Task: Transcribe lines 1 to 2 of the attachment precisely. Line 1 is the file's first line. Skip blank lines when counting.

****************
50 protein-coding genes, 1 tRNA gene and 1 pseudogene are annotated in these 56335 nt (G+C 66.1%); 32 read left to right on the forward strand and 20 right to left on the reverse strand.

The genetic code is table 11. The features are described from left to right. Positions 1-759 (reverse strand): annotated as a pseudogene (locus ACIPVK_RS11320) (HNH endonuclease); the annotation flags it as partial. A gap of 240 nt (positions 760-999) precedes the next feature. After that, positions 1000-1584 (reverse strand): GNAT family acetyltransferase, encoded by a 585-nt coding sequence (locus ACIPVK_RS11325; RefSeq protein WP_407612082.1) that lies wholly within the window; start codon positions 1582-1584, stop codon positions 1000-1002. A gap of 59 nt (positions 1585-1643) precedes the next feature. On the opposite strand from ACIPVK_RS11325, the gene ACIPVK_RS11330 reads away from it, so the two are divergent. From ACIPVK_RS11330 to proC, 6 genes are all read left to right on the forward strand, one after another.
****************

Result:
50 protein-coding genes, 1 tRNA gene and 1 pseudogene are annotated in these 56335 nt (G+C 66.1%); 32 read left to right on the forward strand and 20 right to left on the reverse strand.

The genetic code is table 11. The features are described from left to right. Positions 1-759 (reverse strand): annotated as a pseudogene (locus ACIPVK_RS11320) (HNH endonuclease); the annotation flags it as partial. A gap of 240 nt (positions 760-999) precedes the next feature. After that, positions 1000-1584 (reverse strand): GNAT family acetyltransferase, encoded by a 585-nt coding sequence (locus ACIPVK_RS11325; RefSeq protein WP_407612082.1) that lies wholly within the window; start codon positions 1582-1584, stop codon positions 1000-1002. A gap of 59 nt (positions 1585-1643) precedes the next feature. On the opposite strand from ACIPVK_RS11325, the gene ACIPVK_RS11330 reads away from it, so the two are divergent. From ACIPVK_RS11330 to proC, 6 genes are all read left to right on the forward strand, one after another.